Scientific method and standards of measurement
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Scientific Method and Standards of Measurement. SCIENCE is a method of studying the natural world. It is a process that uses OBSERVATION and INVESTIGATION to gain knowledge about natural events. Life science (biology, microbiology, etc.) studies living things.

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Scientific Method and Standards of Measurement

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Scientific Method and Standards of Measurement

  • SCIENCE is a method of studying the natural world. It is a process that uses OBSERVATION and INVESTIGATION to gain knowledge about natural events.

  • Life science (biology, microbiology, etc.) studies living things.

Earth science(geology, meteorology, etc.) investigates Earth and space.

Physical science (chemistry, physics, etc.) is the study of matter and energy.

The Scientific Method

  • is an organized set of procedures for investigating problems. (While scientists do not always follow a rigid set of steps, most investigations will follow this general pattern.)

  • Notice how the steps always lead back towards the beginning. This is due to the fact that science is a continuous process.

  • Following the process leads to a better understanding of the world we live in.

A hypothesis is an educated guess as to a solution to a problem. It is untested.

  • A hypothesis should be 3 things:

  • TESTABLE (you can test it, it’s not totally crazy; “Aliens exist.”)

  • FACT BASED (not an opinion; “Blue is the best color.”)

  • a COMPLETE SENTENCE (not just a number! “36”)

Once a hypothesis has been proven true through many experiments, it can be termed a THEORY.

  • A THEORY is an explanation of things or events based on many observations and investigations. It explains WHY something happens.

A SCIENTIFIC LAW is a statement about WHAT will happen under certain conditions. It can often be explained mathematically.

  • Example : the law of gravity

During an experiment, variables are tested. A VARIABLE is anything that can be changed (or varied) in an experiment. There are many parts to an experiment and variables.

  • Independent Variable—the one you change or control to see how it will affect the other variables

  • Dependent Variable—the one that changes in response to changes in the independent variable

  • Constant—a variable you don’t change

  • Control—a standard to which results can be compared.

  • Example—if I want to see how Miracle Grow affects plant growth, I will give it to 4 plants. One gets ½ a spoonful per week, one gets 1 spoon, one gets 2 spoons, and the last one gets none at all. I give them all the same amount of sun and water.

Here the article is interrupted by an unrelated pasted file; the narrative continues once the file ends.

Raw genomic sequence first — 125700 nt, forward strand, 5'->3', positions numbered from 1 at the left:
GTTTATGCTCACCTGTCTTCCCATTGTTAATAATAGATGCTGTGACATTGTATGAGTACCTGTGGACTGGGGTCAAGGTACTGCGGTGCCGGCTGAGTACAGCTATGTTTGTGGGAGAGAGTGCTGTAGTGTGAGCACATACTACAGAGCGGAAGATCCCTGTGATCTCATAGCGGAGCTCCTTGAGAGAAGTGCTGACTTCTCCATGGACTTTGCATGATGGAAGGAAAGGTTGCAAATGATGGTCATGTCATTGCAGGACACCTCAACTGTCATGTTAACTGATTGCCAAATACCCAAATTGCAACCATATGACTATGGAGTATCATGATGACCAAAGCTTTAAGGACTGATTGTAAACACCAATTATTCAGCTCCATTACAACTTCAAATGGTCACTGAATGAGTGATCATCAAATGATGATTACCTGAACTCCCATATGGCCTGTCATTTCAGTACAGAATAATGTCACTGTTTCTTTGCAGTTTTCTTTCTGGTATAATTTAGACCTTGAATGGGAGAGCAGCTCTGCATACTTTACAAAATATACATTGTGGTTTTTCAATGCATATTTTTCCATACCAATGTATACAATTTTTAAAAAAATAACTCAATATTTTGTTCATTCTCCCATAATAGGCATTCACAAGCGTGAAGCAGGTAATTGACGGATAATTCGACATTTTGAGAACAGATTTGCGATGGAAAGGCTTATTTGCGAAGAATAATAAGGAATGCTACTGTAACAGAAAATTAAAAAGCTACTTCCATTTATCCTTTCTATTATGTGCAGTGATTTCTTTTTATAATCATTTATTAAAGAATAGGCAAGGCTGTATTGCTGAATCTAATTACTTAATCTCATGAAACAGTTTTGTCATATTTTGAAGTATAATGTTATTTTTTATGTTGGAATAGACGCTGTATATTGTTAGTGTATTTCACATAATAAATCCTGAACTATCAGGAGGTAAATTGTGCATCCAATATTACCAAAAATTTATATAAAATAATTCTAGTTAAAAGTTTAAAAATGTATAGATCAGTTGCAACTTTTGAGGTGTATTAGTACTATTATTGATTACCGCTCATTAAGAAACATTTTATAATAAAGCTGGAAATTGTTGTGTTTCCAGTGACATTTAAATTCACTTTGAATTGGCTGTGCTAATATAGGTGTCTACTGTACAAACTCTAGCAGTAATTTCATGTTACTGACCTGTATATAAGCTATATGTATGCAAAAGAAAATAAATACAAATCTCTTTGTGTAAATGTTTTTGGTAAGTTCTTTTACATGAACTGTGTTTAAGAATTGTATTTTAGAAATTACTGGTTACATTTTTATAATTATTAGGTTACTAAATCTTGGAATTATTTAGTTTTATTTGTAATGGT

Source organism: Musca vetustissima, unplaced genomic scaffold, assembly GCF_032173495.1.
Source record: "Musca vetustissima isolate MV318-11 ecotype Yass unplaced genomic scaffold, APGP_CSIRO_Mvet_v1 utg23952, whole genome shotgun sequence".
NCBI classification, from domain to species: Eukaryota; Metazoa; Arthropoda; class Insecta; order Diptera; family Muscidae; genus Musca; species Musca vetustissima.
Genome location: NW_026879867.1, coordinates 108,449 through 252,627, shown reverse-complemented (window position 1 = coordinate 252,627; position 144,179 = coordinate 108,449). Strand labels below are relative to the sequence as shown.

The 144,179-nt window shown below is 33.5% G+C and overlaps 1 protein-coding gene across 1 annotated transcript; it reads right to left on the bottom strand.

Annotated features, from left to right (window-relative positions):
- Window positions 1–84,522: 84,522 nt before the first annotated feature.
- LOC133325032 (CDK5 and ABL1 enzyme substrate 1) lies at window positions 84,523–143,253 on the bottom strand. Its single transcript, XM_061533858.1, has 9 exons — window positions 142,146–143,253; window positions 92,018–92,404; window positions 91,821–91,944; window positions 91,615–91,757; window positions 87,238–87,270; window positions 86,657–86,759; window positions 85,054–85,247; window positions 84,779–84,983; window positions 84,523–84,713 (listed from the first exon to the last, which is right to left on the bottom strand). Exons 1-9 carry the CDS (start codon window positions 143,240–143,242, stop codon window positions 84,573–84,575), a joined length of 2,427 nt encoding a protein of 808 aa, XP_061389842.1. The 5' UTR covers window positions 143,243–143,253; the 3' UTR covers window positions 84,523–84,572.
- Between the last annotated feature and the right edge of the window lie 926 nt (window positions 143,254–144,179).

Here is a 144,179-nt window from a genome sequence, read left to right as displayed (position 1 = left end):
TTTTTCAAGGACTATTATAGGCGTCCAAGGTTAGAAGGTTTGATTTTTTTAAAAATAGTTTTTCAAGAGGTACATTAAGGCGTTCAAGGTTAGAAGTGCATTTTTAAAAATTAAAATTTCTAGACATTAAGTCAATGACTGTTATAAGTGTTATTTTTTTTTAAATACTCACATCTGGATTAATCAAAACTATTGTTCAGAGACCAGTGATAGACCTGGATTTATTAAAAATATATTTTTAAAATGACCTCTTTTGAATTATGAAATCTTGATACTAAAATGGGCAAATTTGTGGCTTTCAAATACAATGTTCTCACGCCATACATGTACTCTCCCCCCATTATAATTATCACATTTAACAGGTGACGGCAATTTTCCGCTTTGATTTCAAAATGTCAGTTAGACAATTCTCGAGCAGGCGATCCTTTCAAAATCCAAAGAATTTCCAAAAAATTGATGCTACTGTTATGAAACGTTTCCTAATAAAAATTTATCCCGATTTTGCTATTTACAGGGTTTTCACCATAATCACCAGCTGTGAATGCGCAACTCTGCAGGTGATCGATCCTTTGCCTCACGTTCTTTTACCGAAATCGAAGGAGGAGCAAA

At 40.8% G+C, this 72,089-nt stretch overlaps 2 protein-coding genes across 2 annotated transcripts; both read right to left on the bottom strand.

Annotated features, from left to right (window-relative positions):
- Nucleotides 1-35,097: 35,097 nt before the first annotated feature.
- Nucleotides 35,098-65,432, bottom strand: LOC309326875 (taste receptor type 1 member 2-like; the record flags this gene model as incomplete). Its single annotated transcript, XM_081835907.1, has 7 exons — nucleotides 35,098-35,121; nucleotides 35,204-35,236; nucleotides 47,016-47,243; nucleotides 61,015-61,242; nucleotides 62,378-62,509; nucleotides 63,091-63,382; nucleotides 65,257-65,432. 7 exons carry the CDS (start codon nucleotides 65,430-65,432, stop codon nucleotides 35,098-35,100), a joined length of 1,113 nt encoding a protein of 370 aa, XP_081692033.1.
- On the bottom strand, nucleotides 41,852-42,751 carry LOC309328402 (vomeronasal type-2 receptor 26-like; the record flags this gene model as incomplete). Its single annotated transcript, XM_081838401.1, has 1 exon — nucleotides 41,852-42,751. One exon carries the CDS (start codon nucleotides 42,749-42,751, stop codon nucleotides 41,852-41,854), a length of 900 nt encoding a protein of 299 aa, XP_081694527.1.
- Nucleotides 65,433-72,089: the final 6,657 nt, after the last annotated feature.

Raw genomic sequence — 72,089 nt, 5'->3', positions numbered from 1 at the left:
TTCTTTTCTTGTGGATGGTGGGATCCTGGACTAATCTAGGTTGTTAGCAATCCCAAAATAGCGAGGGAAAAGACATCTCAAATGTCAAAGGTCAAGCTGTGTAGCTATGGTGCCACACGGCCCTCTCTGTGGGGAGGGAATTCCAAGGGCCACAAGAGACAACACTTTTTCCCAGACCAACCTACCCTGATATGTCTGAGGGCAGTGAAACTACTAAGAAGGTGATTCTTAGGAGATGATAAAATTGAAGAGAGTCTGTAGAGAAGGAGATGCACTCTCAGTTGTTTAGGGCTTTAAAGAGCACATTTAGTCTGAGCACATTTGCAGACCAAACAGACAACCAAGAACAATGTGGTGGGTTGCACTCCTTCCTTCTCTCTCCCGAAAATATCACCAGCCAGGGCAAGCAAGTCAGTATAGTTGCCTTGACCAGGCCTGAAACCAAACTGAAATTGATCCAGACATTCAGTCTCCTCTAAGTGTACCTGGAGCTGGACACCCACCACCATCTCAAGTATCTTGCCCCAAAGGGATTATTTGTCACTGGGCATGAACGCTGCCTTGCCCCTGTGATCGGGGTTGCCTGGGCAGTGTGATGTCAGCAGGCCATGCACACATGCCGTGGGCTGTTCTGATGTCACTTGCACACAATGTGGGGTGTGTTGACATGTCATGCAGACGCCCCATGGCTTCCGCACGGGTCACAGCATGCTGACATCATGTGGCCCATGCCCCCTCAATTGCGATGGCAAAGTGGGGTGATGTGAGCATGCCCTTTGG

• My INDEPENDENT VARIABLE is the amount of Miracle Grow, because I changed it to see what effect it would have. My DEPENDENT VARIABLE is plant growth, because it depends on how much Miracle Grow the plant got. Water and sun are CONSTANTS because I didn’t change them (I didn’t want them to affect my results). The CONTROL is the one with no Miracle Grow; I compare the growth of the other plants to this one.


  • Measuring is an important skill, especially in the field of science. However, in order to be useful, they must be standardized.

  • Standard of measurement  an exact quantity that people agree to use as basis of comparison.

  • All measurements are compared to the standard. This way all measurements can be compared to each other.


  • Otherwise known as SI, we call it the metric system.

  • These are accepted across the world as the standard:

    PrefixSymbolMultiplying Factor

    kilo k 1000

    hecto h 100

    deka dk 10

    base 1

    deci d 0.1

    centi c 0.01

    milli m 0.001

  • Kevin Has DiarrheabutDon’t Call Mom

  • King Henry DiedbyDrinking Chocolate Milk

Converting metrics

SI Base Units

Quantity MeasuredUnitSymbol

lengthmeter m

massgram g

timesecond s

electric currentampere A

temperatureKelvin K

amount of substancemole mol

intensity of lightcandela cd


  • volume  the amount of space occupied by an object

  • mass  the amount of matter in an object

  • density  the mass per volume of a material

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